Believe it or not, the holidays are almost right around the corner. That means it is almost time for candy! From fudge to divinity and peanut brittle, cooks everywhere will be flocking to their kitchens to whip up a vast array of goodies.
So in preparation for the festivities, this is probably a good time to become reacquainted with the various stages of cooking sugar and what exactly each one means.
The only way to ensure successful candy-making is to get an accurate temperature. The best way to do this is with a candy or instant read thermometer.
Alternatively, a bit of the hot sugar syrup can be dropped into cold water. Whatever form it takes after that indicates the sugar stage and the approximate temperature.
Although it is a cool science experiment and a good way to understand the chemistry of candy-making, using a thermometer is most accurate when making those delicious holiday goodies.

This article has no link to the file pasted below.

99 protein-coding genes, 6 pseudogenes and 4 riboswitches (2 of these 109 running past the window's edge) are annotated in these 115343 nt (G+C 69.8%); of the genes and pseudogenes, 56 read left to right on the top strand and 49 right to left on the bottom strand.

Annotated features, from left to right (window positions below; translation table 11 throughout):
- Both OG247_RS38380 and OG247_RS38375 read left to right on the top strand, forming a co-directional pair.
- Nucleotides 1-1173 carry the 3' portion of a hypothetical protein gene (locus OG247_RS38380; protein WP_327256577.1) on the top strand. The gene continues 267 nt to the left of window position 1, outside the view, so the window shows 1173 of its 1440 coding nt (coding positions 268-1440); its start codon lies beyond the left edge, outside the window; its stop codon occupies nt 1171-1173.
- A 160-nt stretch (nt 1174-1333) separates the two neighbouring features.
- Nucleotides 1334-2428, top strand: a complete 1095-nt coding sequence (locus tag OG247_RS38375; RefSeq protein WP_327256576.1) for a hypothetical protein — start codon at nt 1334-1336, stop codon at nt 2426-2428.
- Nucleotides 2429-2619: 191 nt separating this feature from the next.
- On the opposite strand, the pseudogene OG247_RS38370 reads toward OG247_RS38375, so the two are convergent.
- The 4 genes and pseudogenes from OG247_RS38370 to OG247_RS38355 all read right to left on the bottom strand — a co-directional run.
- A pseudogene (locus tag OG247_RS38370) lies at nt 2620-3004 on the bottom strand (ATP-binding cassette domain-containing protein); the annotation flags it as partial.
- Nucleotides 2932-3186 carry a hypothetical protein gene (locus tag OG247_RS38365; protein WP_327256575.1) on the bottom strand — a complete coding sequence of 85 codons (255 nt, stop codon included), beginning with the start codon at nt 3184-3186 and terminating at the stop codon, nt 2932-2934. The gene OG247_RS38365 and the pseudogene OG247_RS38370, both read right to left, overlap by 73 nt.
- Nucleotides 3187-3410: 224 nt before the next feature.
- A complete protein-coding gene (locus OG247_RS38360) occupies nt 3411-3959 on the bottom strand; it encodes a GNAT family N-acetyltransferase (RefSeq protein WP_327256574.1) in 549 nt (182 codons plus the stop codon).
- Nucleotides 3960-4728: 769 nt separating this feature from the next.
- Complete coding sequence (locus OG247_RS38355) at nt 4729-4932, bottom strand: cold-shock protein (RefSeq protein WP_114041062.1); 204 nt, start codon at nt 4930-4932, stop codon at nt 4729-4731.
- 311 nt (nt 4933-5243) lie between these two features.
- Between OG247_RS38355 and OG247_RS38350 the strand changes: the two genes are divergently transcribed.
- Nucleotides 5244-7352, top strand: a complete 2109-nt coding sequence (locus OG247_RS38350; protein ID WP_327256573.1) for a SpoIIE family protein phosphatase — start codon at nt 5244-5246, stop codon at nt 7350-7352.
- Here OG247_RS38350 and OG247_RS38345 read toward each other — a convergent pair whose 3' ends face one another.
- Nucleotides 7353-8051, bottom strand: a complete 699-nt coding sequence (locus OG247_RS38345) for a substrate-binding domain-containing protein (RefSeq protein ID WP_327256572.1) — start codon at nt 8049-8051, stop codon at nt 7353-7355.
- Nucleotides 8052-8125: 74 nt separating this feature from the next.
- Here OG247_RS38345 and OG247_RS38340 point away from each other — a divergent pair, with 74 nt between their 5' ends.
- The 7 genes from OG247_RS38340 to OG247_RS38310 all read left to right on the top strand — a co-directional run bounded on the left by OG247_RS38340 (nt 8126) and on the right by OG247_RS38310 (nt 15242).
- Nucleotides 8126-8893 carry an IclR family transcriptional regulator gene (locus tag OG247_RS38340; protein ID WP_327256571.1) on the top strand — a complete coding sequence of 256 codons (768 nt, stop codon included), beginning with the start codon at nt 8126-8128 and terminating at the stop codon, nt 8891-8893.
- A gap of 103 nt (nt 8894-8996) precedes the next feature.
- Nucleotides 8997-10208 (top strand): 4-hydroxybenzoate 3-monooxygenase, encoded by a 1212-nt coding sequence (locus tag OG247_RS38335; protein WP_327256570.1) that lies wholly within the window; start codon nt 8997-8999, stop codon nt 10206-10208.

You will notice that there is some repetition. Depending on the recipe and then final desired texture, some candies like caramels and marshmallows may be cooked to different temperatures. The lower temperatures will produce a softer final product.
So without further ado, here are the stages from coolest to hottest
Thread (223 F. – 234 F. or 106 C.- 112 C.)
Used to make syrups
Soft Ball (234 F.-240 F. or 112 C. – 115 C.)
Used to make fudge, pralines, some buttercreams, caramels, fondant and marshmallows
Firm Ball (242 F. – 248 F. or 116 C. – 120 C.)
Used to make caramels, nougat, some buttercreams, Italian meringues, toffees and gummies
Hard Ball (250 F. – 266 F. or 122 C. – 130 C.)
Used to make caramels, divinity, nougat and toffees.
Soft Crack (270 F. – 290 F. or 132 C. – 143 C.)
Used to make butterscotch, taffy, marshmallows, firm nougat
Hard Crack (295 F. – 310 F. or 146 C. – 155 C.)
Used to make brittles, toffees and hard candy
Caramel (320 F. – 360 F. or 160 C. -182 C.)